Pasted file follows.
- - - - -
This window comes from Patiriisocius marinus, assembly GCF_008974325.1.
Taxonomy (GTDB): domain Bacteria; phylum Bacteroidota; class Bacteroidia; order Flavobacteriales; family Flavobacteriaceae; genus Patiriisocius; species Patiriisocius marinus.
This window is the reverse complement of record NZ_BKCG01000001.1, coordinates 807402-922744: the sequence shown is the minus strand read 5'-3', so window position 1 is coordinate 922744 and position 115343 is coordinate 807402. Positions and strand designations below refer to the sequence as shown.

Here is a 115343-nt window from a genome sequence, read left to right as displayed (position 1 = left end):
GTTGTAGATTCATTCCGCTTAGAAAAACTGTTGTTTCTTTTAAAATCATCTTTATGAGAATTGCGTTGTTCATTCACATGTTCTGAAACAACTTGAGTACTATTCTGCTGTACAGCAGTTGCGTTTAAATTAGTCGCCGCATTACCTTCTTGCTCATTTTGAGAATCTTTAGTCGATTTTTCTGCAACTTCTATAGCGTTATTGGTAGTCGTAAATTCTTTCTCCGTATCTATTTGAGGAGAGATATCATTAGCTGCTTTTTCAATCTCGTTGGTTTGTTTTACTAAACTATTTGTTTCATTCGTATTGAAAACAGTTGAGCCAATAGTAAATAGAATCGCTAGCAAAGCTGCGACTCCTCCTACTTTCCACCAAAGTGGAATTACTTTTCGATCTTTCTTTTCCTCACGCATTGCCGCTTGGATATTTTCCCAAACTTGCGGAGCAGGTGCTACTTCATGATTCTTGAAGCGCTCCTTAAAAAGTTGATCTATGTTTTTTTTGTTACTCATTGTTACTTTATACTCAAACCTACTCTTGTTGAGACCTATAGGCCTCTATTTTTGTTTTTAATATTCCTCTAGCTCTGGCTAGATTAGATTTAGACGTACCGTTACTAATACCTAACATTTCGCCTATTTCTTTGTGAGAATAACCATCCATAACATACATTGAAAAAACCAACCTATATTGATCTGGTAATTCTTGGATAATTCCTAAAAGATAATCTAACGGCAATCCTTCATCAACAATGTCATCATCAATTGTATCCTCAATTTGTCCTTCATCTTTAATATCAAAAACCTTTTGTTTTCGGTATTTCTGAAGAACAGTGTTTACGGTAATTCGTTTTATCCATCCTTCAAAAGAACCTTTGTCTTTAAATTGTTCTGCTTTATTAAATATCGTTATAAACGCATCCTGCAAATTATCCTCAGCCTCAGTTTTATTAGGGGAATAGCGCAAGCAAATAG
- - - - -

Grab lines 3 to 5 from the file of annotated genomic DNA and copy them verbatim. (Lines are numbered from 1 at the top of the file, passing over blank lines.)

This window is the reverse complement of record NZ_BKCG01000001.1, coordinates 807402-922744: the sequence shown is the minus strand read 5'-3', so window position 1 is coordinate 922744 and position 115343 is coordinate 807402. Positions and strand designations below refer to the sequence as shown.

Here is a 115343-nt window from a genome sequence, read left to right as displayed (position 1 = left end):
GTTGTAGATTCATTCCGCTTAGAAAAACTGTTGTTTCTTTTAAAATCATCTTTATGAGAATTGCGTTGTTCATTCACATGTTCTGAAACAACTTGAGTACTATTCTGCTGTACAGCAGTTGCGTTTAAATTAGTCGCCGCATTACCTTCTTGCTCATTTTGAGAATCTTTAGTCGATTTTTCTGCAACTTCTATAGCGTTATTGGTAGTCGTAAATTCTTTCTCCGTATCTATTTGAGGAGAGATATCATTAGCTGCTTTTTCAATCTCGTTGGTTTGTTTTACTAAACTATTTGTTTCATTCGTATTGAAAACAGTTGAGCCAATAGTAAATAGAATCGCTAGCAAAGCTGCGACTCCTCCTACTTTCCACCAAAGTGGAATTACTTTTCGATCTTTCTTTTCCTCACGCATTGCCGCTTGGATATTTTCCCAAACTTGCGGAGCAGGTGCTACTTCATGATTCTTGAAGCGCTCCTTAAAAAGTTGATCTATGTTTTTTTTGTTACTCATTGTTACTTTATACTCAAACCTACTCTTGTTGAGACCTATAGGCCTCTATTTTTGTTTTTAATATTCCTCTAGCTCTGGCTAGATTAGATTTAGACGTACCGTTACTAATACCTAACATTTCGCCTATTTCTTTGTGAGAATAACCATCCATAACATACATTGAAAAAACCAACCTATATTGATCTGGTAATTCTTGGATAATTCCTAAAAGATAATCTAACGGCAATCCTTCATCAACAATGTCATCATCAATTGTATCCTCAATTTGTCCTTCATCTTTAATATCAAAAACCTTTTGTTTTCGGTATTTCTGAAGAACAGTGTTTACGGTAATTCGTTTTATCCATCCTTCAAAAGAACCTTTGTCTTTAAATTGTTCTGCTTTATTAAATATCGTTATAAACGCATCCTGCAAATTATCCTCAGCCTCAGTTTTATTAGGGGAATAGCGCAAGCAAATAG